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Fate of nuclear arms treaty unclear

WASHINGTON — The White House is scrambling to strike a last-minute deal with Republicans to save the New Start arms treaty with Russia from the threat of a lingering death.

Administration officials are trying to win the support of Sen. Jon Kyl of Arizona, the GOP point man, to have the pact scheduled for a vote in the upcoming lame-duck session, rather than next year when Republicans will hold six more seats.

The treaty, which also awaits ratification in Russia, would lower the maximum number of long-range active nuclear warheads each country could maintain and would set procedures for each country to inspect each other's strategic nuclear bases.

A failure by the Senate to approve the treaty would deny the United States any on-the-ground means of inspecting Russia's huge nuclear arsenal and would damage improvements in relations between the countries.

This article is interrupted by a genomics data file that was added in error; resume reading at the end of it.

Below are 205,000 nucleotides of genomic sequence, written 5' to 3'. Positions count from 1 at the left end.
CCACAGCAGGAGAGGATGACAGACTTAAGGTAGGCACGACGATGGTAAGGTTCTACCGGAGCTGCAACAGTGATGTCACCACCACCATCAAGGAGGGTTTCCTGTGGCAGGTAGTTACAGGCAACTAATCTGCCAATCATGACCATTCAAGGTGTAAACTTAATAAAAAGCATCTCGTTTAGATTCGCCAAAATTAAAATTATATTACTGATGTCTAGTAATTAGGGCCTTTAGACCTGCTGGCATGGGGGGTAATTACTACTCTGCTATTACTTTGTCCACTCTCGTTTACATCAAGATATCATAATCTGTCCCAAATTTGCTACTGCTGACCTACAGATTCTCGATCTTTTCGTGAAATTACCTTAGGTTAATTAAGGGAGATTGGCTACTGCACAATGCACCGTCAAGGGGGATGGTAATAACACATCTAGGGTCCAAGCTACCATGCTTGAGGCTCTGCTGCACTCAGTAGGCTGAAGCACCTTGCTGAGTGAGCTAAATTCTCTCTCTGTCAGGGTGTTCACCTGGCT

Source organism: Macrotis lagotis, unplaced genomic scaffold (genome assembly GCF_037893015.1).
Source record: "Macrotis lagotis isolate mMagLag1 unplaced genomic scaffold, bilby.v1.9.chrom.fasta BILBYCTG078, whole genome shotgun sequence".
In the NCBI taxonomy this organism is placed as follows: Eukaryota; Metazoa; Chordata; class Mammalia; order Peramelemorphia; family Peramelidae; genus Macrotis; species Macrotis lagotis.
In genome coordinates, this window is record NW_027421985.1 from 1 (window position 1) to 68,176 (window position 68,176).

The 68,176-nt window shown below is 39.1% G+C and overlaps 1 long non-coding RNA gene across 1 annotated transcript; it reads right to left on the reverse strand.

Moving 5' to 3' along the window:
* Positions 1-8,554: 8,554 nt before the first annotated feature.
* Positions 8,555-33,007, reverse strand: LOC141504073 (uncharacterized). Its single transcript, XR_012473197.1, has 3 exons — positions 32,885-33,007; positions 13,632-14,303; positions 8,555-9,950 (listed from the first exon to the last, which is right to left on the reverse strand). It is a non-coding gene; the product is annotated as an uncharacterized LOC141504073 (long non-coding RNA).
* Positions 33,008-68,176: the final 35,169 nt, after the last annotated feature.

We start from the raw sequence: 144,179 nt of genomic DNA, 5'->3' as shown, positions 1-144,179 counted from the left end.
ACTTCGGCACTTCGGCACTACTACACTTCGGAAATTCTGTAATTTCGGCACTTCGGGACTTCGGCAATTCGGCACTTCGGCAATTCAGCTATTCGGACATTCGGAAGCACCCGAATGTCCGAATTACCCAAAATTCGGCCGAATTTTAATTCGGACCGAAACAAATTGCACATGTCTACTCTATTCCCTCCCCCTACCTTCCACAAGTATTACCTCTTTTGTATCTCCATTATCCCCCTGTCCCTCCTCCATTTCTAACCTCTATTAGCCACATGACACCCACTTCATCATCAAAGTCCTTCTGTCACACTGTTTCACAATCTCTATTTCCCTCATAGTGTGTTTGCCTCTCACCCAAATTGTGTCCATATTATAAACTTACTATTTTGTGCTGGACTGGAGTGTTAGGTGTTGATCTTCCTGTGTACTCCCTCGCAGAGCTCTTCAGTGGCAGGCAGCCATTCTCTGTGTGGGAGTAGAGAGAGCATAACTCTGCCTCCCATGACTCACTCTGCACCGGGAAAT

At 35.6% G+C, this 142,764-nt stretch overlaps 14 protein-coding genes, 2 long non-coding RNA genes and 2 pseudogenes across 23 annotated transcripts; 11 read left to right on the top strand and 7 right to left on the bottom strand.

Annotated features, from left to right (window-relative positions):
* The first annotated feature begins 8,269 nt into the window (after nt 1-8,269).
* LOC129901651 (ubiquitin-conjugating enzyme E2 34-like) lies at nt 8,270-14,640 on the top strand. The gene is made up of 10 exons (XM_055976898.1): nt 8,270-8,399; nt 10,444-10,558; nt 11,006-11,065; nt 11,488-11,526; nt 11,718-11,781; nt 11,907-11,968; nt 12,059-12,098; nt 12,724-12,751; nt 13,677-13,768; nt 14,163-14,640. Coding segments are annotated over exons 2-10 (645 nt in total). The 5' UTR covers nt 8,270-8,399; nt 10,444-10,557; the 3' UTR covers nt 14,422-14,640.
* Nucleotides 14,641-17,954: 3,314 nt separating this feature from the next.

President Barack Obama declared Thursday that one of his top priorities is approval of New Start, which is perhaps the president's most tangible foreign policy achievement.

But some senior Republicans, such as Sen. Richard Lugar of Indiana, who is the ranking minority member of the Senate Foreign Relations Committee, have predicted there won't be time to take up the treaty this year.

While the pact's supporters say they remain hopeful they can win the 67 votes needed for ratification, others fear that if the treaty is left for next year's more polarized Congress, it may never be brought to a vote.

James Lindsay, a former national security aide in the Clinton administration who is at the Council on Foreign Relations, wrote this week that the treaty is "in intensive care."

Fate of nuclear arms treaty unclear 11/05/10 [Last modified: Friday, November 5, 2010 11:23pm]

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